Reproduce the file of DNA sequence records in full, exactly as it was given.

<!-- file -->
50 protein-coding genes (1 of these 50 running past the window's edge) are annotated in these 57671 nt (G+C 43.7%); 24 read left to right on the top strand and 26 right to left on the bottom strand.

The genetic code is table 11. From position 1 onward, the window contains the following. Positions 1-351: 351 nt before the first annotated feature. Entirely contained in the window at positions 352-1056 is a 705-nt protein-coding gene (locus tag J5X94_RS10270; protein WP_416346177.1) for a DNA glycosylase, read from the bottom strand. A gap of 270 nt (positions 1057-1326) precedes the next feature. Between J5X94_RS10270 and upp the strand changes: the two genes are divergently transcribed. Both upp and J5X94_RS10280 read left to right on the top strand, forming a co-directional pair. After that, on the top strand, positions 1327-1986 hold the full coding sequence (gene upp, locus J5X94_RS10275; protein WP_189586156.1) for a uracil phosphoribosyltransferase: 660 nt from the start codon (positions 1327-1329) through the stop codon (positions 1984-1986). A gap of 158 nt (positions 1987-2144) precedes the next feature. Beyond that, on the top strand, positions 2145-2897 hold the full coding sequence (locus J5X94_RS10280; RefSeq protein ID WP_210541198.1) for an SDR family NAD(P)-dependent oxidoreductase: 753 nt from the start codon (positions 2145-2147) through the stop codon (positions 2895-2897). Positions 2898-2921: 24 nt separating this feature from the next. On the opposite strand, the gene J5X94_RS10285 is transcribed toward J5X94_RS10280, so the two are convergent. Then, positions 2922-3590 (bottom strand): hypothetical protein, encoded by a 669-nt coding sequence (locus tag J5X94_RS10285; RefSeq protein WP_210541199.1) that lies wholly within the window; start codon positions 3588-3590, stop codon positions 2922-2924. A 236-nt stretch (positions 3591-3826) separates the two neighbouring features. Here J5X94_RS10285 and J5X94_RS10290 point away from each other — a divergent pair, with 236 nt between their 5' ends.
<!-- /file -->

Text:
50 protein-coding genes (1 of these 50 running past the window's edge) are annotated in these 57671 nt (G+C 43.7%); 24 read left to right on the top strand and 26 right to left on the bottom strand.

The genetic code is table 11. From position 1 onward, the window contains the following. Positions 1-351: 351 nt before the first annotated feature. Entirely contained in the window at positions 352-1056 is a 705-nt protein-coding gene (locus tag J5X94_RS10270; protein WP_416346177.1) for a DNA glycosylase, read from the bottom strand. A gap of 270 nt (positions 1057-1326) precedes the next feature. Between J5X94_RS10270 and upp the strand changes: the two genes are divergently transcribed. Both upp and J5X94_RS10280 read left to right on the top strand, forming a co-directional pair. After that, on the top strand, positions 1327-1986 hold the full coding sequence (gene upp, locus J5X94_RS10275; protein WP_189586156.1) for a uracil phosphoribosyltransferase: 660 nt from the start codon (positions 1327-1329) through the stop codon (positions 1984-1986). A gap of 158 nt (positions 1987-2144) precedes the next feature. Beyond that, on the top strand, positions 2145-2897 hold the full coding sequence (locus J5X94_RS10280; RefSeq protein ID WP_210541198.1) for an SDR family NAD(P)-dependent oxidoreductase: 753 nt from the start codon (positions 2145-2147) through the stop codon (positions 2895-2897). Positions 2898-2921: 24 nt separating this feature from the next. On the opposite strand, the gene J5X94_RS10285 is transcribed toward J5X94_RS10280, so the two are convergent. Then, positions 2922-3590 (bottom strand): hypothetical protein, encoded by a 669-nt coding sequence (locus tag J5X94_RS10285; RefSeq protein WP_210541199.1) that lies wholly within the window; start codon positions 3588-3590, stop codon positions 2922-2924. A 236-nt stretch (positions 3591-3826) separates the two neighbouring features. Here J5X94_RS10285 and J5X94_RS10290 point away from each other — a divergent pair, with 236 nt between their 5' ends.